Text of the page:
The lot of Australian board directors seems to have become decidedly more difficult in recent times, with CLERP 9 raising investors’ expectations of board performance. Among the reforms is the requirement that shareholders have a non-binding vote on director remuneration reports. But will this new requirement actually result in improved remuneration practices, or limit the rate of pay reform that Australia has experienced without it?
Over the past 15 years Australian director and executive pay practices have evolved for the better. In fact, compared to other Western countries, these pay practices should please investors. Director pay is, in the main, structured to ensure directors focus on their fiduciary duty without being overly distracted by the consequences of board decisions on their personal annual reward or retirement income. Executive long-term performance pay is, generally, reliant on truer shareholder value measures than counterparts in the USA, Canada, and the UK. Australia was among the first Western countries to adopt international accounting measures requiring share based reward to be more validly accounted for and disclosed. Regulatory and compliance burdens on Australian executive and director remuneration are relatively light even with the advent of CLERP 9, allowing more flexibility and lower compliance costs. And to top it all, our directors and executives are, relative to other Western country counter parts, good value!
So, you may think, Australia does not rate too badly. On balance it does not – but that does not mean that executive pay practices should stop evolving. If anything, executive pay reform must accelerate. This is because it is a competitive world, and lately the US, Canada, Germany, the UK and many other countries have taken active steps to improve executive and director pay practices and disclosures.
In reviewing recent Australian remuneration disclosures of Australia’s top 200 companies, what is clearly evident is a pay practice that belies Australia’s economic coming of age over the past two decades. That is, Australian executives are rewarded for taking the safe route. With over half a CEO’s pay guaranteed in salary and benefits, a quarter for annual performance, and about 20% of pay as reward for longer term performance, there is just not enough at stake (on either the upside or the downside) for Australian executives to stick their necks out. Compare this with our competitors for capital and talent. Only a third of a UK CEO’s pay is guaranteed, and in the US it is much less than 20%.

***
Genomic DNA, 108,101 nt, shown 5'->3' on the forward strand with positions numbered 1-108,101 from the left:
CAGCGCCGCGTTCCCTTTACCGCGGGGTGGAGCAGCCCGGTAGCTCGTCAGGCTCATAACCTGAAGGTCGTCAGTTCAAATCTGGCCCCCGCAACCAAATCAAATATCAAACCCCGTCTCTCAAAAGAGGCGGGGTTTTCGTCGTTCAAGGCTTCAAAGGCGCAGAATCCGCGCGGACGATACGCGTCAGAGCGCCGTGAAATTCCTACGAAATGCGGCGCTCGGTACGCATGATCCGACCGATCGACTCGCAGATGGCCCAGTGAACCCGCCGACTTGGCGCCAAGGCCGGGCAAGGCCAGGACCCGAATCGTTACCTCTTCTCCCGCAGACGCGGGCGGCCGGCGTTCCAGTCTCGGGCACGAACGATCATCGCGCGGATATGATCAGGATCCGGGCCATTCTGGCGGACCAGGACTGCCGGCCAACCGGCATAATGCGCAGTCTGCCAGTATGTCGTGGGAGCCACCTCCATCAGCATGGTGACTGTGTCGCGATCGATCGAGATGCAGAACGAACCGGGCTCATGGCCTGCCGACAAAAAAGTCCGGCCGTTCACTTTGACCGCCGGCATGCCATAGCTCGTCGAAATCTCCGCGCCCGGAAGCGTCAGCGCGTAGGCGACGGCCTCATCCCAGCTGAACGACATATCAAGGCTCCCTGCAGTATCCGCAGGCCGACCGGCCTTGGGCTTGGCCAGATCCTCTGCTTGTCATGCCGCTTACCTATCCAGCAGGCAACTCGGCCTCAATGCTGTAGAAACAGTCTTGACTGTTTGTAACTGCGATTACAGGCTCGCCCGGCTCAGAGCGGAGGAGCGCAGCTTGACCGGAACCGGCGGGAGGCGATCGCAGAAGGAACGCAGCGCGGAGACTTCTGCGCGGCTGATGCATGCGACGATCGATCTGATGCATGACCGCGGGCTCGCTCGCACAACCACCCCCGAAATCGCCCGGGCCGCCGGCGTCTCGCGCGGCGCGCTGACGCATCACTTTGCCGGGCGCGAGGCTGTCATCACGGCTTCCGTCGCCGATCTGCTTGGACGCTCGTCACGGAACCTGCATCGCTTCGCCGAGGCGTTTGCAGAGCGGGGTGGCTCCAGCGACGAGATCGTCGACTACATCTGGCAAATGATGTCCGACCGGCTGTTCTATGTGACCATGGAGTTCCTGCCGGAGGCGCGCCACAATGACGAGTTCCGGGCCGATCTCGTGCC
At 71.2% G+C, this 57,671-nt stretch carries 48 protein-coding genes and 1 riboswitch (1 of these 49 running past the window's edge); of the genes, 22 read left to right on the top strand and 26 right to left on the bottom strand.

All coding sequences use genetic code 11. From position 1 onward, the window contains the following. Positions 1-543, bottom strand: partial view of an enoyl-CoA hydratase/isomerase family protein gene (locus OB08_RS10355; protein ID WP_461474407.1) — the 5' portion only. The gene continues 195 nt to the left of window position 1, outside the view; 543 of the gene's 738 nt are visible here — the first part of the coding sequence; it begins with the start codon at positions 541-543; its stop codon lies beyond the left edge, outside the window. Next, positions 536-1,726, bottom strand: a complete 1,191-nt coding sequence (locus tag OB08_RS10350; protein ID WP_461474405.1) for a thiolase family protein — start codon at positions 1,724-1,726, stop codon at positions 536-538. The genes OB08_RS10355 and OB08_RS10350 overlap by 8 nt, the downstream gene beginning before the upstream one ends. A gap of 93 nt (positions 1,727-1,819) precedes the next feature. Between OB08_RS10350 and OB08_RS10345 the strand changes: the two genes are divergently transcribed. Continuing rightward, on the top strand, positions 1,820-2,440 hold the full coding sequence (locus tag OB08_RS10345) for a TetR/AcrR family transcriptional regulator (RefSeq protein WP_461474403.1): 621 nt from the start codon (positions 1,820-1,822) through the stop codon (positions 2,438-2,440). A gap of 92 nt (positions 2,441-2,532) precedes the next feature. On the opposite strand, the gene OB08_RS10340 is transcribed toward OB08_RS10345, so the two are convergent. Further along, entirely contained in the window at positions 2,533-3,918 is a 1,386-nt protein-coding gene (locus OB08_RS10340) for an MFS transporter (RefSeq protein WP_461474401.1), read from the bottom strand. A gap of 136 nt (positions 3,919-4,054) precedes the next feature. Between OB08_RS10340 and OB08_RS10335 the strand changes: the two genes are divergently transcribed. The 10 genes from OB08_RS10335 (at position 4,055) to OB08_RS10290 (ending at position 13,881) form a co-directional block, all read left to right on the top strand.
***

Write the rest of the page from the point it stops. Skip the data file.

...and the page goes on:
In calculating a risk and reward trade-off, our CEOs could be forgiven for preferring to do only what it takes to keep their jobs, and that’s all. In contrast, a UK CEO is oriented to taking more calculated risk every year because the majority of his/her pay rides on his/her performance. While it is an exaggeration to say that the US CEO is oriented every year to break the bank at the corporate roulette table, the scale of entrepreneurial risk taking seriously considered and often taken can be breathtaking.
You can readily see the results. Over 10 years US shares have delivered the highest return (for higher volatility), followed by the UK, with Australia bringing up the rear.
So, while many Australian companies may have many of the performance measures right, they are nowhere near offering executives enough carrot to make exceeding targets economically meaningful.
Should Australia continue to encourage our CEOs to minimally satisfy (the current model), deliver an optimal return balanced by reasonable risk (the UK model), or go for broke (the US model)? Given that investors diversify their stock holdings to minimise risk, the correct answer is one of the last two alternatives, and most certainly not what we have right now.
How to get from here to there will not be palatable to many. While there may be some flexibility on the part of some executives to accept lower guaranteed pay in exchange for much enhanced at risk pay, behavioural economists tell us that human beings do not volunteer for more risk – even for much greater reward. Therefore, the most likely method of achieving more entrepreneurialism is simply to pay more and make sure that the increase is in the at-risk component of pay. And herein lies the conundrum. To better carry out their fiduciary duties and give investors what they want (that is, better overall returns), directors may be challenged on the means to get there. That is, the non-binding vote on remuneration may face opposition if it means substantially lifting the level of executive pay opportunity.
This solution may be readily acceptable if investors acknowledge that as the world’s 8th wealthiest economy (on a purchasing power parity basis) Australia ranks lower than 20th in executive pay. Further, by lifting the cap on the pay of our best and brightest and ensuring it is even more meritocratic, this remedy may go some way to correcting the brain drain that is currently limiting Australia’s economic potential.
Investors in Australian public companies should be pleased with how our executive and director pay practice and disclosure has evolved over the past 15 years. But to improve investment returns and overall growth we must tip the economic balance to ensure CEOs and their executives have more to lose by not being entrepreneurial. Ensuring a higher proportion of executive pay is at risk will go some way to achieving this. Negotiating the path to get there will test the leadership skills of many directors. But it is a necessary task that will ultimately greatly benefit their shareholders.